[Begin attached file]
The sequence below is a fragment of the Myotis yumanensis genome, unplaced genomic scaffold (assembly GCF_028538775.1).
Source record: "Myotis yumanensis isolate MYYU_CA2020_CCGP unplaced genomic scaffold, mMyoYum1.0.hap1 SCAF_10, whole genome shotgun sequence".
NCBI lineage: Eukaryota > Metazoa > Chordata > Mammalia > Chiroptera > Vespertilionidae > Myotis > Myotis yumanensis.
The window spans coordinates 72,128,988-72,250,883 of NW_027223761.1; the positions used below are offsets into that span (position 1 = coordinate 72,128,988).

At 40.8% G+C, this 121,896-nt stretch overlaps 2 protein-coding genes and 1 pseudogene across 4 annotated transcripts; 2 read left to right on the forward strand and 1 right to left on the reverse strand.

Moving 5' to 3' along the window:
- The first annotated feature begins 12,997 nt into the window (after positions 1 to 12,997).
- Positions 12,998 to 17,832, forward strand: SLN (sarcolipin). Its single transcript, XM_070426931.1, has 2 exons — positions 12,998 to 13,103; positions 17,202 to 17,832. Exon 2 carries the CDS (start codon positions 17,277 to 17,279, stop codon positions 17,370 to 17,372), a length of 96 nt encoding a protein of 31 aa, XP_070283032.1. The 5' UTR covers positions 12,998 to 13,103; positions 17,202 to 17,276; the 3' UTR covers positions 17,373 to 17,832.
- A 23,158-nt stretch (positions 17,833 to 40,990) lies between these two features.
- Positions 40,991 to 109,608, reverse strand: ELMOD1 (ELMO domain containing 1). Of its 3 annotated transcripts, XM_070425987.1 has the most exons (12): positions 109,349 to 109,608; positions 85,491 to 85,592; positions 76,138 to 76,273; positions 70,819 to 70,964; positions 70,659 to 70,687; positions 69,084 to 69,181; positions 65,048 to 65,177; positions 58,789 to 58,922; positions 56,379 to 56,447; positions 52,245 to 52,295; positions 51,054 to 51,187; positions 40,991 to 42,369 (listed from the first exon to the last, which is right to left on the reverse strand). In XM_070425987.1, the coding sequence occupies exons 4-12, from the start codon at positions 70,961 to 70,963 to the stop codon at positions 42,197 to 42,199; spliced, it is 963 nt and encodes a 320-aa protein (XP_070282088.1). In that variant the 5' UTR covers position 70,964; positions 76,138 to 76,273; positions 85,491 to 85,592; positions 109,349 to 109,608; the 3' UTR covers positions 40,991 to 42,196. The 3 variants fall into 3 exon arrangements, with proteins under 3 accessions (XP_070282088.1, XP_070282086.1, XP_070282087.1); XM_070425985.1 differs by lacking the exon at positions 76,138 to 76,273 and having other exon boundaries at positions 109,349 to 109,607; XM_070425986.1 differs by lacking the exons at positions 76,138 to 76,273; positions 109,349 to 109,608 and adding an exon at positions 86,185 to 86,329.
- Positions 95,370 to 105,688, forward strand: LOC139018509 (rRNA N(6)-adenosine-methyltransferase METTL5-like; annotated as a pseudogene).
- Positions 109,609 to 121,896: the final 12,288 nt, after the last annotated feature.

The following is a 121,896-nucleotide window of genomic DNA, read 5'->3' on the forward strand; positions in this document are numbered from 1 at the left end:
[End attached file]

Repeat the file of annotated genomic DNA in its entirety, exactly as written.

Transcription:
The sequence below is a fragment of the Myotis yumanensis genome, unplaced genomic scaffold (assembly GCF_028538775.1).
Source record: "Myotis yumanensis isolate MYYU_CA2020_CCGP unplaced genomic scaffold, mMyoYum1.0.hap1 SCAF_10, whole genome shotgun sequence".
NCBI lineage: Eukaryota > Metazoa > Chordata > Mammalia > Chiroptera > Vespertilionidae > Myotis > Myotis yumanensis.
The window spans coordinates 72,128,988-72,250,883 of NW_027223761.1; the positions used below are offsets into that span (position 1 = coordinate 72,128,988).

At 40.8% G+C, this 121,896-nt stretch overlaps 2 protein-coding genes and 1 pseudogene across 4 annotated transcripts; 2 read left to right on the forward strand and 1 right to left on the reverse strand.

Moving 5' to 3' along the window:
- The first annotated feature begins 12,997 nt into the window (after positions 1 to 12,997).
- Positions 12,998 to 17,832, forward strand: SLN (sarcolipin). Its single transcript, XM_070426931.1, has 2 exons — positions 12,998 to 13,103; positions 17,202 to 17,832. Exon 2 carries the CDS (start codon positions 17,277 to 17,279, stop codon positions 17,370 to 17,372), a length of 96 nt encoding a protein of 31 aa, XP_070283032.1. The 5' UTR covers positions 12,998 to 13,103; positions 17,202 to 17,276; the 3' UTR covers positions 17,373 to 17,832.
- A 23,158-nt stretch (positions 17,833 to 40,990) lies between these two features.
- Positions 40,991 to 109,608, reverse strand: ELMOD1 (ELMO domain containing 1). Of its 3 annotated transcripts, XM_070425987.1 has the most exons (12): positions 109,349 to 109,608; positions 85,491 to 85,592; positions 76,138 to 76,273; positions 70,819 to 70,964; positions 70,659 to 70,687; positions 69,084 to 69,181; positions 65,048 to 65,177; positions 58,789 to 58,922; positions 56,379 to 56,447; positions 52,245 to 52,295; positions 51,054 to 51,187; positions 40,991 to 42,369 (listed from the first exon to the last, which is right to left on the reverse strand). In XM_070425987.1, the coding sequence occupies exons 4-12, from the start codon at positions 70,961 to 70,963 to the stop codon at positions 42,197 to 42,199; spliced, it is 963 nt and encodes a 320-aa protein (XP_070282088.1). In that variant the 5' UTR covers position 70,964; positions 76,138 to 76,273; positions 85,491 to 85,592; positions 109,349 to 109,608; the 3' UTR covers positions 40,991 to 42,196. The 3 variants fall into 3 exon arrangements, with proteins under 3 accessions (XP_070282088.1, XP_070282086.1, XP_070282087.1); XM_070425985.1 differs by lacking the exon at positions 76,138 to 76,273 and having other exon boundaries at positions 109,349 to 109,607; XM_070425986.1 differs by lacking the exons at positions 76,138 to 76,273; positions 109,349 to 109,608 and adding an exon at positions 86,185 to 86,329.
- Positions 95,370 to 105,688, forward strand: LOC139018509 (rRNA N(6)-adenosine-methyltransferase METTL5-like; annotated as a pseudogene).
- Positions 109,609 to 121,896: the final 12,288 nt, after the last annotated feature.

The following is a 121,896-nucleotide window of genomic DNA, read 5'->3' on the forward strand; positions in this document are numbered from 1 at the left end: